Anna Fiscale Morning Future
Inspiring
Best Practice 19 June Jun 2020 0700 19 June 2020

Post-Covid recovery: the story of Quid, the social enterprise for ethical fashion now producing face masks certified by the Italian health service

Progetto Quid is a social enterprise, an ethical fashion brand well- known for its limited edition clothing and accessory collections. Anna Fiscale, its young founder, transformed the company into one of the six producers of face masks certified by the Italian health service during the Covid-19 health emergency.

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A success story for female social entrepreneurship. Until very recently, this could have described Progetto Quid, the brand of ethical and sustainable fashion by social enterprise Quid, maker of limited edition clothing and accessories.

Anna Fiscale

“Our collections are made from high-quality fabric waste from top fashion companies and the textile industry,” explains founder and president Anna Fiscale, a graduate in Economics and Political Science with a passion for fashion and a keen interest in equal opportunities and female empowerment. “Each garment is unique, made by our mostly female team - women who have experienced vulnerability and are making a new start at Quid,” she explains. In fact, the company employs 120 people, 90% of whom are women.

“The Latin word Quid means ‘something more’. I honestly believe that this project really has something more and our results speak for us,” Fiscale continues. Famous fashion brands work with Quid like Calzedonia, Ferragamo and Elena Mirò, as well as companies operating in cosmetics and design with a commitment to sustainability like Ikea, L’Oreal, Unilever and NaturaSì. “Calzedonia was our first supporter thanks to its founder Sandro Veronesi, who not only donated fabric for the production of accessories but also financed the project with 15,000 euro,” Quid’s president points out.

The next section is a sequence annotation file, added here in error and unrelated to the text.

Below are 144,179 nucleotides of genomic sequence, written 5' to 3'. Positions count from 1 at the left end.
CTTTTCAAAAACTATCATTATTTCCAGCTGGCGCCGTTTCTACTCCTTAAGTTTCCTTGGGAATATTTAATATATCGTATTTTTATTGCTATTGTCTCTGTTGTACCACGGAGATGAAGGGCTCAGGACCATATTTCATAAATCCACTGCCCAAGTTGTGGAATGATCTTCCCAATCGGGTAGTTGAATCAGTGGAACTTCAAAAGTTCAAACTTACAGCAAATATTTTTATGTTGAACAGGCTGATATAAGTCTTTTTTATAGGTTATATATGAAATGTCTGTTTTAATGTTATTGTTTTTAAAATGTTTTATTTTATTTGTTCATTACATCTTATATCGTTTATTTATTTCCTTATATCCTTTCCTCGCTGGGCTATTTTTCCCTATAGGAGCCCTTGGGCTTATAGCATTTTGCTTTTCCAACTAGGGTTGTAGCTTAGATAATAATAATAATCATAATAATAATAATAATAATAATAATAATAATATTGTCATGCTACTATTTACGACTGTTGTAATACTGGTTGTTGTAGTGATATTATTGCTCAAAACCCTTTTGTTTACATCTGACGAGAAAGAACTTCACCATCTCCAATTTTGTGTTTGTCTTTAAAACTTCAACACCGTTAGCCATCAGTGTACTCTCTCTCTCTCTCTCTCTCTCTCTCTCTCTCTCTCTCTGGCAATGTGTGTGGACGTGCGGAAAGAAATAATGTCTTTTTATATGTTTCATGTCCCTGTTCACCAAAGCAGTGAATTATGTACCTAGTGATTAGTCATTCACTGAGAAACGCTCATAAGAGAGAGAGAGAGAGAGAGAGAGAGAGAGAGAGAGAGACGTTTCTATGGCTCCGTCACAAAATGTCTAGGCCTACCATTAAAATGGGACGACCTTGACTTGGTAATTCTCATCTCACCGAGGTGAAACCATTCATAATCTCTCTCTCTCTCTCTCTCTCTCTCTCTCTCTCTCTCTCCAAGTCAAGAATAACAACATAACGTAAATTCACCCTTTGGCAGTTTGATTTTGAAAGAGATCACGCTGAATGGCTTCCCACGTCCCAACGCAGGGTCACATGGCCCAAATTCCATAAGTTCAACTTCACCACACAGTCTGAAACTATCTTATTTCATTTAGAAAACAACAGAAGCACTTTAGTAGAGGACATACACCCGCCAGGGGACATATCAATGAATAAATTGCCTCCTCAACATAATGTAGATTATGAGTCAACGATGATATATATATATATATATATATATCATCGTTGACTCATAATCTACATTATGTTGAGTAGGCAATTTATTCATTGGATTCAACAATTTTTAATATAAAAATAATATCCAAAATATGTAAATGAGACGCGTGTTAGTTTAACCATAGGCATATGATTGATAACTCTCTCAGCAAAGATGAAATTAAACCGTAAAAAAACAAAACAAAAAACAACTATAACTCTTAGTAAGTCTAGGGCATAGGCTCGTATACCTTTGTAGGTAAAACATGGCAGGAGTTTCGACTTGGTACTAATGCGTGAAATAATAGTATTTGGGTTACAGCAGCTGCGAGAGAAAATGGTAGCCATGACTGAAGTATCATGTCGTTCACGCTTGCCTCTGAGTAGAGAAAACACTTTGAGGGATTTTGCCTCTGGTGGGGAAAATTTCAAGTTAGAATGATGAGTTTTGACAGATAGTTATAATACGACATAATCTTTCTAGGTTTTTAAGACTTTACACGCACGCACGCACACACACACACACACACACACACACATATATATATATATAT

In 2014, Quid received a great accolade – the European social innovation award, and in the following years it opened stores in Milan, Genova, Verona, Bassano del Grappa, Vallese, Mestre and Bologna. The company seemed to be building success on success. “In 2019, we turned over more than 3 million euro,” the president adds, “and we planned to develop our e-commerce channel, open further stores and consolidate our partnership with other companies.”

Planned is the operative word here because the Covid-19 pandemic changed all that. “On March 24, we switched off our sewing machines. In compliance with the government’s instructions, our workshop was closed until April 7,” Fiscale tells us. “At the beginning of March, in the early days of the emergency, we closed all nine of our stores.”

This was indeed a heavy blow, but as always Quid decided to tackle it with their heads held high: “The emergency may have shut down our machines, but it didn’t take away our focus on the future,” Quid’s founder proudly tells us.

That future held challenges that were swiftly turned into opportunities. First and foremost came the opportunity to think up a new product for which there was a demand. But which one? The choice was instinctive. “In our own small way, we are also trying to make a difference,” Fiscale explains, “we prototyped various models of re-usable face mask made of anti-bacterial, droplet-blocking fabric and developed two of them.”